32

I have a UIImage which is a pic captured from an iPhone Camera now I want the UIImage to be converted to cv::Mat (OpenCV). I am using the following lines of code to accomplish this :

-(cv::Mat)CVMat
{

CGColorSpaceRef colorSpace = CGImageGetColorSpace(self.CGImage);
CGFloat cols = self.size.width;
CGFloat rows = self.size.height;

cv::Mat cvMat(rows, cols, CV_8UC4); // 8 bits per component, 4 channels

CGContextRef contextRef = CGBitmapContextCreate(cvMat.data,                 // Pointer to backing data
                                                cols,                      // Width of bitmap
                                                rows,                     // Height of bitmap
                                                8,                          // Bits per component
                                                cvMat.step[0],              // Bytes per row
                                                colorSpace,                 // Colorspace
                                                kCGImageAlphaNoneSkipLast |
                                                kCGBitmapByteOrderDefault); // Bitmap info flags

CGContextDrawImage(contextRef, CGRectMake(0, 0, cols, rows), self.CGImage);
CGContextRelease(contextRef);

return cvMat;
}

This Code works fine for the UIImage in Landscape mode but when I use the same code with Images taken from Portrait mode the images gets rotated by 90 degrees towards the right.

I am a newbie in iOS and Objective C and hence I am not able to figure out what is wrong.

Can somebody tell me what is wrong with the code or am I missing out something.

44

This will be because the UIImage is not actually portrait. All photos taken with the iPhone camera are landscape in their raw bitmap state, eg 3264 wide x 2488 high. A "portrait" photo is displayed as such by the orientation EXIF flag set in the image, which is honoured, for example, by the photo library app which swivels images according to this flag and the viewing orientation of the camera.

The flag also affects how UIImage reports its width and height properties, transposing them from their bitmap values for images flagged as portrait.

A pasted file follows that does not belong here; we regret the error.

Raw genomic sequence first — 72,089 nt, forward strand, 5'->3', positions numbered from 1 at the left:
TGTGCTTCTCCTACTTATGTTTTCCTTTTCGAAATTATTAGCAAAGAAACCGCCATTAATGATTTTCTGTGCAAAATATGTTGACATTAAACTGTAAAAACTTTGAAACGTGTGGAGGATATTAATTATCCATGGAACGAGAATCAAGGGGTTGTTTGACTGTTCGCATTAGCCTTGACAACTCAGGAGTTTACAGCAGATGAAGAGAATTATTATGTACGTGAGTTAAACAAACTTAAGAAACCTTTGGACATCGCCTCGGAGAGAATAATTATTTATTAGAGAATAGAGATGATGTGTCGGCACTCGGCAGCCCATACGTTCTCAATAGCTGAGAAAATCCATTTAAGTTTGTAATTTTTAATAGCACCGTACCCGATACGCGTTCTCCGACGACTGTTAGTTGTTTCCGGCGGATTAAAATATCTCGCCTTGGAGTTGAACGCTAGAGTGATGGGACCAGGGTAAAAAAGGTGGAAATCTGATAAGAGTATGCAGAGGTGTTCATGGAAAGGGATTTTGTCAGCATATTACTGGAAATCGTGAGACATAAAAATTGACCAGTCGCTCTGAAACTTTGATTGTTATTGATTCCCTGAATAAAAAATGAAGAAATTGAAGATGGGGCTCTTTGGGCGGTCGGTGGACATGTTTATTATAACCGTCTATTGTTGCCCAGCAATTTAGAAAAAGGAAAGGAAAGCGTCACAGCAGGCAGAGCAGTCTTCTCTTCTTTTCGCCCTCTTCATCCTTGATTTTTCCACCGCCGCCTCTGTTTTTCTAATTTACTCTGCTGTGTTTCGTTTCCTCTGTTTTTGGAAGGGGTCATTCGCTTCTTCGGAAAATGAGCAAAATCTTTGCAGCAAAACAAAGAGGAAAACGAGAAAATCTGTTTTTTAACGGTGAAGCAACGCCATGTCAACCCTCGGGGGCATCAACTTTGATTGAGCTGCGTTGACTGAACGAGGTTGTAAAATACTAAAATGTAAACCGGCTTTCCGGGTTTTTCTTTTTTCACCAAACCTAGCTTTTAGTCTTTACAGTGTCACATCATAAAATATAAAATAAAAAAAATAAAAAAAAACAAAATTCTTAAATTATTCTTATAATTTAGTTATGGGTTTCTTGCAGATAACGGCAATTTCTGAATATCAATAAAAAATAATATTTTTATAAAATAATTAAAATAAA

cv::Mat doesn't bother with any of that. This means that (i) when translating to cv::Mat a portrait image will have its size.width and size.height values transposed, and (ii) when translating back from cv::Mat you will have lost the orientation flag.

The simplest way to handle this when going from UIImage to cv::Mat is to swap width and height values if the image is flagged as portrait:

if  (self.imageOrientation == UIImageOrientationLeft
      || self.imageOrientation == UIImageOrientationRight) {
         cols = self.size.height;
         rows = self.size.width;
    }

When translating back from cv::Mat to UIImage, you will want to reinstate the orientation flag. Assuming your cv::Mat -> UIImage code contains this:

self = [self initWithCGImage:imageRef];

you can use this method instead, and reset the orientation as per the original.

self = [self initWithCGImage:imageRef scale:1 orientation:orientation];
  • can you provide a complete sample ? what's the cols and rows above ? – tomriddle_1234 Jul 6 '15 at 11:27
  • @tomriddle_1234 - the code in my answer is designed to be added to the code in the question, before CGBitmapContextCreate is called. That function uses cols and rows to specify the dimensions of the bitmap context. – foundry Jul 6 '15 at 12:16
  • thanks, I missed the question code. I found another solution of his question, he can normalize the image as stackoverflow.com/a/10611036/921082 – tomriddle_1234 Jul 11 '15 at 4:56
  • @tomriddle_1234 - that solution is fine if you are just trying to rotate the image - but if you are also converting to a different bitmap format (as per this question) you will end up drawing a bitmap twice, which is needlessly inefficient. – foundry Jul 11 '15 at 10:08
  • You are right, I knew there is the UIImageToMat function in OpenCV, and it doesn't handle such EXIF info, this problem confused me since I'm from the OpenCV background rather than iOS. Normalization probably is easier to understand than the alternations of the UIImageToMat. – tomriddle_1234 Jul 11 '15 at 11:17
12

You should consider using native OpenCV functions to convert forth and back :

#import <opencv2/imgcodecs/ios.h>
...
UIImage* MatToUIImage(const cv::Mat& image);
void UIImageToMat(const UIImage* image,
                         cv::Mat& m, bool alphaExist = false);

Note: if your UIImage comes from the camera, you should 'normalize' it ( iOS UIImagePickerController result image orientation after upload) before converting to cv::Mat since OpenCV does not take into account Exif data. If you don't do that the result should be misoriented.

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